There are many ways to convert an image from color to black & white in Adobe Photoshop. I’ve posted tips before about this, but with Photoshop CS3, there’s a dead-simple way to do it that produces great results, and offers you the ability to fine-tune your conversion. Instead of simply selecting Image>Grayscale to convert your image to B&W, select Image>Adjustments>Black&White (Command + Option + Shift + B for you keyboard shortcut junkies). In the resulting Black and White conversion dialog box, you’ll be presented with the opportunity to adjust various colors in the conversion process. If you’re familiar with how this works, you can adjust how each color in your image converts to gray. If that’s a little more work than you wish to do, you can simply click on the image and move your cursor around to have Photoshop automatically adjust your image based on the sampled color. As you can see in the image above, the normal Convert to Grayscale method produces a flat and quite dull image. Though this may work for some images, using the Black and White Adjustment allows you to to fine-tune your conversion to give you more contrast and retain more details in the image.
When you’re trying to crop an image close to the edge of the document in Photoshop, you may notice that the crop tool always wants to “snap” to the edge of the document, or close to a layer object edge. This is a result of Photoshop’s Snap To feature, which normally is quite handy! Hold down the Control key to turn off the Snap To feature, temporarily allowing you to freely size your crop area.
It seems like every other day Google releases something new, or you learn something about the #1 search engine that you didn’t know about before. Today, I hope to have something for you in the latter category. It seems like every other day Google releases something new, or you learn something about the #1 search engine that you didn’t know about before. Today, I hope to have something for you in the latter category. Google offers fill-in-the-blank searching (also known as wildcards), in it’s search engine. You can ask simple questions in your search and use an asterisk to indicate the “answer” you’re looking for. For example, in the screenshot below, I’m searching for the name of the CEO of Apple. As you can see, I worded my question simply and used the asterisk in the proper location. In the screenshot above, you can see that I got the answer to my question. The feature works quite well, though it may take a time or two to figure out the best way to ask the question. Sometimes simply re-wording the question can bring about completely different answers.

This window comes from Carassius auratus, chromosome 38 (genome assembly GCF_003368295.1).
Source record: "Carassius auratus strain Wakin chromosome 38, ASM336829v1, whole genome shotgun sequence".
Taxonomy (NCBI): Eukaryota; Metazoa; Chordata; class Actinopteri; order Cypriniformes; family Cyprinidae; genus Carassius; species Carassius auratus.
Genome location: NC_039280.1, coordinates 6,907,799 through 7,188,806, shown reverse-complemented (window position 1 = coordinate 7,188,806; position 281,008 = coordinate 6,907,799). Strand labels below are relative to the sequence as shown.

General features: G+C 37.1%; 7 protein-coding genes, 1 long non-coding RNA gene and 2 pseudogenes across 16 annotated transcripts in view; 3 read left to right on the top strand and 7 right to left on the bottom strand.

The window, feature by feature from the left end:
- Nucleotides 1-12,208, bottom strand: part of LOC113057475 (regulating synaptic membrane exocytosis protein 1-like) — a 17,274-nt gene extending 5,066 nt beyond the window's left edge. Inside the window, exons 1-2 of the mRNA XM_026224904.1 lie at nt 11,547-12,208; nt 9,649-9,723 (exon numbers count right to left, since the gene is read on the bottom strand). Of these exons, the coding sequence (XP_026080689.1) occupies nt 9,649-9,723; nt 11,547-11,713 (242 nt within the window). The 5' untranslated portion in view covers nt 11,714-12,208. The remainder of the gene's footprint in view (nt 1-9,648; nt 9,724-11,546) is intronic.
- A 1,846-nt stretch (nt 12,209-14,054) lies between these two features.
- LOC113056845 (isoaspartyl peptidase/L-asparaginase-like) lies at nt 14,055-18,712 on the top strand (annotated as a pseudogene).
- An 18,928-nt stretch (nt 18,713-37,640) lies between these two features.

PSDTuts has a spectacular tutorial titled Super Fast and Easy Facial Retouching. There are plenty of these tuts floating around, but this one is particularly easy and highly adaptable. Plus, it includes a link to a downloadable preset for Photoshop’s Curves dialog box that produces stunning color adjustment with little to no work on your end.
Tim Cole’s InDesign BackChannel has a great explanation of Adobe InDesign’s overlooked and underused Align First Line Only to Grid feature. While aligning text to document grids sounds techy, overrated and downright boring, trust me when I tell you that this feature can save you a lot of time when you’re designing books, training manuals and magazines. I love tips like this, but they do take a while to burn them into your memory for frequent use in your day-to-day work.
One of the things I loved about SoundJam, the original iTunes app before Apple bought it, was the ability to download customizable themes that took up little space on my screen. One of my favorites was one that was a slim bar that sat just below the Apple menu bar. It took up little space, and added all the basic controls needed. (more…)
A recent post on Creative Bits (and the subsequent commentary underneath) got me thinking about what might be required to refer to oneself as a ‘graphic designer’. Is it a college degree, a kick-ass portfolio, or is it simply because you’ve printed the flyer for the local church’s fish dinner on your home inkjet for the last 10 years running…? There’s a commercial that appears on TV in my neck of the woods for a local trade school called Gibbs College, and it manages to make my blood boil most every time. Not only because of the deafening audio levels at which all cable ads seem to run at, but because it also seems to cheapen what I do for a living. (more…)
Package design is a niche in our industry that gets little attention, even though it’s probably one of the coolest things to design and looks great in a portfolio. There are few resources dedicated to it, so when I came across The Dieline, I knew I wanted to share it with you. The site offers inspirational samples and articles about great package design, as well as design studio spotlights.
If you run a Web site, create training manuals or do something that requires you to take and use screenshots a lot, one thing you probably find yourself doing is hiding certain windows and moving icons on your desktop out of the way. It’s a royal pain in the behind. (more…)